ABSTRACT: Loucks, et al.

Authors:
Robert G. Loucks, Robert M. Reed, and William A. Ambrose
Bureau of Economic Geology, Jackson School of Geosciences, University of Texas at Austin, University Station, Box X, Austin, Texas 78713–8924

Analysis of Pore Networks and Reservoir Quality of the Upper Cretaceous Woodbine Sandstone in the High-Recovery-Efficiency, Giant East Texas Field

Session:
Onshore Gulf of Mexico Exploration I (GRBCC, Assembly Area B)
Tuesday, September 22, 2015, 9:25 am

Abstract:
Reservoir quality in the Upper Cretaceous Woodbine sandstone in the giant East Texas Field is excellent and has contributed to the exceptionally high oil-recovery efficiency rate of approximately 77 percent. The sandstone has a stable mineralogy consisting predominantly of quartz with very minor amounts of rock fragments and feldspar, and it also has had a favorable diagenetic history. Primary intergranular pores are the main constituent of the pore network. Porosities within the matrix-free sandstones average 26 percent, and permeabilities average nearly 2000 md based on core analysis.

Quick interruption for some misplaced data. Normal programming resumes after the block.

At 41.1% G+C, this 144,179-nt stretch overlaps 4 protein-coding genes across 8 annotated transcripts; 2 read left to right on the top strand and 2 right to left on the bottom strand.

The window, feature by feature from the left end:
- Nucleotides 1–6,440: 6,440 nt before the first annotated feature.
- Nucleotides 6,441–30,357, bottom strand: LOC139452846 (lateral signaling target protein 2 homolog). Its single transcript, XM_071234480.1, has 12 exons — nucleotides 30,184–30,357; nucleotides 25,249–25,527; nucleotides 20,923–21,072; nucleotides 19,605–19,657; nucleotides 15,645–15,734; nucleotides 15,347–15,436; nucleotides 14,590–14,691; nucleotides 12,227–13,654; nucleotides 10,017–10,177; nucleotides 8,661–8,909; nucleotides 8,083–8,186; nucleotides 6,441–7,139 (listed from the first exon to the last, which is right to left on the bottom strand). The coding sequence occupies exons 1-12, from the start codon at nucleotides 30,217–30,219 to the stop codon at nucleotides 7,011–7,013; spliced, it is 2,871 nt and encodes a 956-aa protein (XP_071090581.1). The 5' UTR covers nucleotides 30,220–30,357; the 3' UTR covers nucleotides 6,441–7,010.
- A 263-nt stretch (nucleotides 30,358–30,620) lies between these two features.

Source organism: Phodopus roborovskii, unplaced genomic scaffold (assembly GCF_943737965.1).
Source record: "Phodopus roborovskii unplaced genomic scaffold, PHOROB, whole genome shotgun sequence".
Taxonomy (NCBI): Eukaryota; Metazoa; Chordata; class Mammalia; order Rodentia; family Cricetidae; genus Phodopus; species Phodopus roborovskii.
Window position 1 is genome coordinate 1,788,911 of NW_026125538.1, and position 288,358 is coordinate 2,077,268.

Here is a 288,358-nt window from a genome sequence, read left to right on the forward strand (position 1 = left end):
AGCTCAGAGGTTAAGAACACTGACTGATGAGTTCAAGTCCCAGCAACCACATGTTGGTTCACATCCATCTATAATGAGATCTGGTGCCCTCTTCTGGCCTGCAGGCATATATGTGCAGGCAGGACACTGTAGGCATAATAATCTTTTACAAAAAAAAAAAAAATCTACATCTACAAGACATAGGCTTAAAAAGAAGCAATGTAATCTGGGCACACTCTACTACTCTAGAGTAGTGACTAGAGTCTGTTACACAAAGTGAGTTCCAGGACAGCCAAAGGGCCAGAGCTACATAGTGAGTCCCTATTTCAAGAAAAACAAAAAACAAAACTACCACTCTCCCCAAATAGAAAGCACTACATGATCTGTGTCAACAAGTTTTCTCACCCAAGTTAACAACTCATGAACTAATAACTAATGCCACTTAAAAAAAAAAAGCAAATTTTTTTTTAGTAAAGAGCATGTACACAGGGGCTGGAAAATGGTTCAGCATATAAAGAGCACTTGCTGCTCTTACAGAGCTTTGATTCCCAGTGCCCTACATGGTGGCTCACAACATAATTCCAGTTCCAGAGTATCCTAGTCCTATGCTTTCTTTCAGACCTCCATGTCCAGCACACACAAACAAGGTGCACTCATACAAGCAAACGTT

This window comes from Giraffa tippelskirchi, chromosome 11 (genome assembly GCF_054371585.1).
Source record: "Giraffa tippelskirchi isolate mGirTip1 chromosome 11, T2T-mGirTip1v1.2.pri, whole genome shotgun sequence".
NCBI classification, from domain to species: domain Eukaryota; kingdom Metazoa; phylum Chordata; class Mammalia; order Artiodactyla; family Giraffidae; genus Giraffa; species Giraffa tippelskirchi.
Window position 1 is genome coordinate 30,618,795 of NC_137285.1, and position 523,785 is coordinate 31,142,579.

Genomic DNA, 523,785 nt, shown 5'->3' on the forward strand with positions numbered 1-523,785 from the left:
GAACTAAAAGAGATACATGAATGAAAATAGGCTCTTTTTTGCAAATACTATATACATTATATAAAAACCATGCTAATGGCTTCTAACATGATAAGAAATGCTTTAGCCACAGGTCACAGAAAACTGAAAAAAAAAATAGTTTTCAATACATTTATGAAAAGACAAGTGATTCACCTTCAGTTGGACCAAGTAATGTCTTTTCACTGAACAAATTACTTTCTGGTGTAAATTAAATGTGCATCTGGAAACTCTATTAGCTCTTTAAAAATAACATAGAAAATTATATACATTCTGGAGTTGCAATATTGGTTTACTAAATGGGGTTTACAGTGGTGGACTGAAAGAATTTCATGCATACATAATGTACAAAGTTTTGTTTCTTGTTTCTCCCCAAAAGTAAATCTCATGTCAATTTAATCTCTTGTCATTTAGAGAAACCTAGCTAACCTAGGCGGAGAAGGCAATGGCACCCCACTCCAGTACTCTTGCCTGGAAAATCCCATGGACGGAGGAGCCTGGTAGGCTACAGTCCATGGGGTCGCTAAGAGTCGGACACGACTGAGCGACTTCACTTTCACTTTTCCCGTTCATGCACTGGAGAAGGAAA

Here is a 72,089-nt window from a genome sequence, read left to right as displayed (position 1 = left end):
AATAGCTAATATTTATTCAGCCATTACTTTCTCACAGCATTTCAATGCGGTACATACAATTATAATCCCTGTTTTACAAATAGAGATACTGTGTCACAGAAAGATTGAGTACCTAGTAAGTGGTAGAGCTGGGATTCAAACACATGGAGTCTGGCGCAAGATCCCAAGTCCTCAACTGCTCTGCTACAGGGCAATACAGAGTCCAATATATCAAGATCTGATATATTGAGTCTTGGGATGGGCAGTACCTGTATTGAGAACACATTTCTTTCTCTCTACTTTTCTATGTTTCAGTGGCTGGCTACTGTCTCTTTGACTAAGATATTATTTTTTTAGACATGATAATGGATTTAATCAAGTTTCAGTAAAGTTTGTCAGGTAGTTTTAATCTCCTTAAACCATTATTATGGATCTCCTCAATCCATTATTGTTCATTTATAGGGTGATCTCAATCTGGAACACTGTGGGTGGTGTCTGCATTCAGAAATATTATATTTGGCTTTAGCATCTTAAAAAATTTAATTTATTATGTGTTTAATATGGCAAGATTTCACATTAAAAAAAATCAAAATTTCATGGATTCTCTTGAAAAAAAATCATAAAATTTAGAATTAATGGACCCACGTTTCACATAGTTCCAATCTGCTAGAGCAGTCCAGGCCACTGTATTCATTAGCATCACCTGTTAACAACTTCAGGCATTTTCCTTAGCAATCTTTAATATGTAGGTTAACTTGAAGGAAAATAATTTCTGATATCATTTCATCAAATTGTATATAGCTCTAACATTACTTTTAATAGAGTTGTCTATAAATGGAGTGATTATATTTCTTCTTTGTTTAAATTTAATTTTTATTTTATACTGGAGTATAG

The Woodbine sandstone is predominantly a fine- to medium-grained quartz arenite with a few samples in the sublitharenite field. Granule to pebble conglomerates are common at the base of incised valleys and are composed of silicified carbonate (chert) and quartzite clasts. The material between the granules and pebbles is medium- to coarse-grained sand composed of quartz and chert. Lower-energy facies contain a clay matrix rich in nano- to micropores.

Quartz overgrowths are the most common cement; from scanning electron microscope cathodoluminescence analysis, the overgrowths appear to have been precipitated in two stages, starting at shallow burial depths of less than 2600 ft. Other cements are relatively rare and include poikilotopic calcite, siderite crystals, and chlorite coats or grain replacement. Intergranular pores between grains are the predominant pore type, and minor secondary dissolution pores are present within feldspars, volcanic rock fragments, and chert. Some of the conglomerates contain micro- to macroporous chert clasts.
Mercury-injection capillary pressure analysis shows that the high-quality sandstones have entry pressures of <6 psi and mean pore-throat sizes between 5 and 15 µm in diameter, whereas one matrix-rich sandstone has an entry pressure of 82 psi and poorly-sorted pore-throat sizes that range between 0.01 and 1 µm in diameter. Overall reservoir quality in the Woodbine sandstone is excellent and not an important risk factor in the exploitation of the East Texas Field.